My comment is (somewhat edited here): I discovered that "fire" means something entirely different in Turkish than it does in English, I wanted to get that information added to this page. [It means shrinkage (as in retail loss) in Turkish.] I attempted to edit the page for it and add it, but I'm just not familiar with how this page is set up or how to add an entry for Turkish. If it helps legitimize this request to have it added, I have two sources for my information -- WordReference (http://www.wordreference.com/tren/fire) and Tureng (http://tureng.com/search/shrinkage).

Added. —Stephen (Talk) 04:58, 5 July 2015 (UTC)

Adding <a name="main-usage"></a> to the page prosaic[edit]

I would like to be able to link directly to the third alternative usage on the page for "prosaic".

The following HTML code would achieve this:

<a name="main-usage"></a> —This unsigned comment was added by (talk).

  • I believe that you are supposed to use the {{anchor}} template for that sort of thing. SemperBlotto (talk) 07:05, 1 July 2015 (UTC)

How do I go about adding the template {{main-usage}} to the page "prosaic"?

July 2015


From what little I can dig up, this is a palm tree with very large leaves used as thatching and as umbrellas, and having sap used for a sort of palm wine. This sounds to me very much like w:Borassus aethiopica, but I can't find any mention of its botanical identity. Searching for this on Google Books is rather frustrating: the vast majority of passages onlne refer only to the fact that Mungo Park once used it as an umbrella.

Can anyone provide a botanical name, or at least a synonym I can look up? Chuck Entz (talk) 14:10, 1 July 2015 (UTC)

Synonym: rhun. — Ungoliant (falai) 14:52, 1 July 2015 (UTC)
Looks like it’s the Borassus aethiopum indeed. — Ungoliant (falai) 14:58, 1 July 2015 (UTC)

EU legislation meaning of "p.m."[edit]

See [3] and click document two. Now search for "p.m.". What do they refer to? --Ysangkok (talk) 20:05, 4 July 2015 (UTC)

Templates for references[edit]

Where can I find templates used for referencing information e. g. from Etymology sections? It seems that template:cite-book is not suitable, because it requires fulfilling the parameter "passage". There is also template:reference-book, but the documentation says that the template should not be used in "References". Thank you. Jan Kameníček (talk) 13:27, 7 July 2015 (UTC)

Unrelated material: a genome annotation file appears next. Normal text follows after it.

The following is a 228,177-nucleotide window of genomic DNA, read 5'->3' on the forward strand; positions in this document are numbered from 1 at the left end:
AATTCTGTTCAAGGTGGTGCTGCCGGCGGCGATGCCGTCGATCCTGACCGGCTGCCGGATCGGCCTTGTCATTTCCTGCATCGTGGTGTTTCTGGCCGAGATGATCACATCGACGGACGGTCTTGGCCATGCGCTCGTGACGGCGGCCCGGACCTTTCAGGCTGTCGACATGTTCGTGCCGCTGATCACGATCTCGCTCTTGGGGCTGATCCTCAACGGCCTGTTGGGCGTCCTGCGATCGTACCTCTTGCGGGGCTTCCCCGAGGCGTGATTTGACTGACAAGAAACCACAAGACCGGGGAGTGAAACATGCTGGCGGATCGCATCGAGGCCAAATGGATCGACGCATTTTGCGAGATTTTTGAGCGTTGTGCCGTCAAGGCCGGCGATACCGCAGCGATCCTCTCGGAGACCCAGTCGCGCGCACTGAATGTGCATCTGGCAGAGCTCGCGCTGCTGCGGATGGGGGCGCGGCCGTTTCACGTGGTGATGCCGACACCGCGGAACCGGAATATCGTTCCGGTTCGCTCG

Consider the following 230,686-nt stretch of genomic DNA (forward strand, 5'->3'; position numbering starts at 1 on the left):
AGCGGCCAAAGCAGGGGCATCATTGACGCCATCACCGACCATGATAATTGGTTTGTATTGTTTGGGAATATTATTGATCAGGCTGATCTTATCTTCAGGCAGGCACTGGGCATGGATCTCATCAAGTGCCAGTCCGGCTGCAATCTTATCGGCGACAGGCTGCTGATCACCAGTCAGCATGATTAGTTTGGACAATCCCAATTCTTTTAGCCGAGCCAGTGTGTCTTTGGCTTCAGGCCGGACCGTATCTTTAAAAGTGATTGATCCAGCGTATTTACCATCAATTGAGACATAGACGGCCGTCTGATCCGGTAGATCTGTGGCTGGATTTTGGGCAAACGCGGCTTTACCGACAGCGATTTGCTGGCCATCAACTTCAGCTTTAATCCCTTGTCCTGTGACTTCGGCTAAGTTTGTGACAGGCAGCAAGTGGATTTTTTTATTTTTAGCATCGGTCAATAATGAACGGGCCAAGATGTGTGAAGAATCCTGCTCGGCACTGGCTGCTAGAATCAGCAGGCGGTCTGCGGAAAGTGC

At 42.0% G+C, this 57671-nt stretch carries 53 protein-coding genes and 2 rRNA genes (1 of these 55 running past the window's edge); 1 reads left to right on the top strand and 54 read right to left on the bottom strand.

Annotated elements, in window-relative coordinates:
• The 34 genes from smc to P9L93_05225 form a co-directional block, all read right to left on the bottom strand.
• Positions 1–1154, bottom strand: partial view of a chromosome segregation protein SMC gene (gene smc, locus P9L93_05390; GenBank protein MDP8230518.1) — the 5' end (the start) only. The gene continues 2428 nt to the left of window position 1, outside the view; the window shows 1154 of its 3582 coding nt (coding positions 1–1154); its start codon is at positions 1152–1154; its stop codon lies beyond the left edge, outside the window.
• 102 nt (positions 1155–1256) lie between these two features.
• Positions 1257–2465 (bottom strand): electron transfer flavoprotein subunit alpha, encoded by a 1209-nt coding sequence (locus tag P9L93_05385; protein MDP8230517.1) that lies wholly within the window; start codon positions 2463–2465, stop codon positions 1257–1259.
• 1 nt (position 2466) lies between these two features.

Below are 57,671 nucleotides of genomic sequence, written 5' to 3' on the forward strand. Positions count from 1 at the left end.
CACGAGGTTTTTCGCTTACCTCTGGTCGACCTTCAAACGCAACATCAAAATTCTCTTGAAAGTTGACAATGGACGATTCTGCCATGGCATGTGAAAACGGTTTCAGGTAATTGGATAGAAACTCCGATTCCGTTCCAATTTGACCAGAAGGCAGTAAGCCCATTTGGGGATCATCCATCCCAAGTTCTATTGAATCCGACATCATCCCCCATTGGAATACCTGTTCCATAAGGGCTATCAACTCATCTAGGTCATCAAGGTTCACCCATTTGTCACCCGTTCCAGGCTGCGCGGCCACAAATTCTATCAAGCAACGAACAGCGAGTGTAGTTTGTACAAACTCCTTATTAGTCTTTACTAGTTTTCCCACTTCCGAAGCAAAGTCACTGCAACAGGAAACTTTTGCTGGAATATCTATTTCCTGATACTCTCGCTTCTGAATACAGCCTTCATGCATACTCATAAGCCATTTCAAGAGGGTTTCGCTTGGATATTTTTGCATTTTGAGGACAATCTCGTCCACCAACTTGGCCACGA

The "passage" parameter actually should not be required. I have just fixed this. --WikiTiki89 13:35, 7 July 2015 (UTC)
Thank you! Jan Kameníček (talk) 13:39, 7 July 2015 (UTC)

I am afraid that there are many more problems with citation templates. For example I failed to find anything like cite journal. I found only template:cite with a parameter type=magazine, but it seems it is only for quotations but not for referencing information in the Etymology section (besides that it does not offer all necessary parametres: there is only year, but not date, there are not parameters volume, number, pages...). The same applies also to template:cite-magazine. Besides that there are many citation templates which lack documentation, such as the above mentioned cite-magazine or template:cite paper. Trying to understand the templates here is extremely timeconsuming for me, although I have some experience from English Wikipedia. It must be totally discouraging for all newbies :-(

May I ask for help once more? Could you suggest me, which template is most suitable for referencing information from an article published in a journal? Thank you very much. Jan Kameníček (talk) 21:04, 7 July 2015 (UTC)

I recommend just writing out a citation manually. That's what I do when I run into problems. Our citation templates are horrible. --WikiTiki89 17:08, 8 July 2015 (UTC)
Yes, will do it that way, thanks. Jan Kameníček (talk) 18:18, 8 July 2015 (UTC)

New Word[edit]

Please create a page for "sporographic." Thanks —This unsigned comment was added by Bjnorthern (talkcontribs).

It seems to be very rare; it gets only 5 hits at google books:sporographic. —Aɴɢʀ (talk) 16:58, 8 July 2015 (UTC)

Category:English terms by language of origin ?[edit]

Is there a category that has English words categorized based on what language they derive from? If not, would it be easy enough to create such a thing, being that the etymology sections contain templates (although it might be complicated by the lists of cognates)? JodianWarrior (talk) 02:13, 9 July 2015 (UTC)

We have a pretty elaborate system of templates and modules to provide derivational categories from just about any language to just about any language. To start with, try Category:English terms derived from other languages. From there you can drill down through the category structure. For specific languages, the categories are always in the form "Category:" + language name + " terms derived from " + language name, as in Category:English terms derived from Sumerian. Chuck Entz (talk) 05:40, 9 July 2015 (UTC)
Thanks, that's more or less what I was looking for. I realized shortly after posting here that there were already numerous categories of "English terms derived from...", so putting them together wouldn't be much work if it hadn't already been done.
It would be nice to be able to see how many different entries were under a category, with the entries in all subcategories included in the total (that way one could compare the number of terms derived from Indo-European languages with those derived from Sino-Tibetan without having to go through all the subcategories). It's largely for curiosity's sake, however; I'm just voicing my desires without expecting any changes.... JodianWarrior (talk) 13:39, 9 July 2015 (UTC)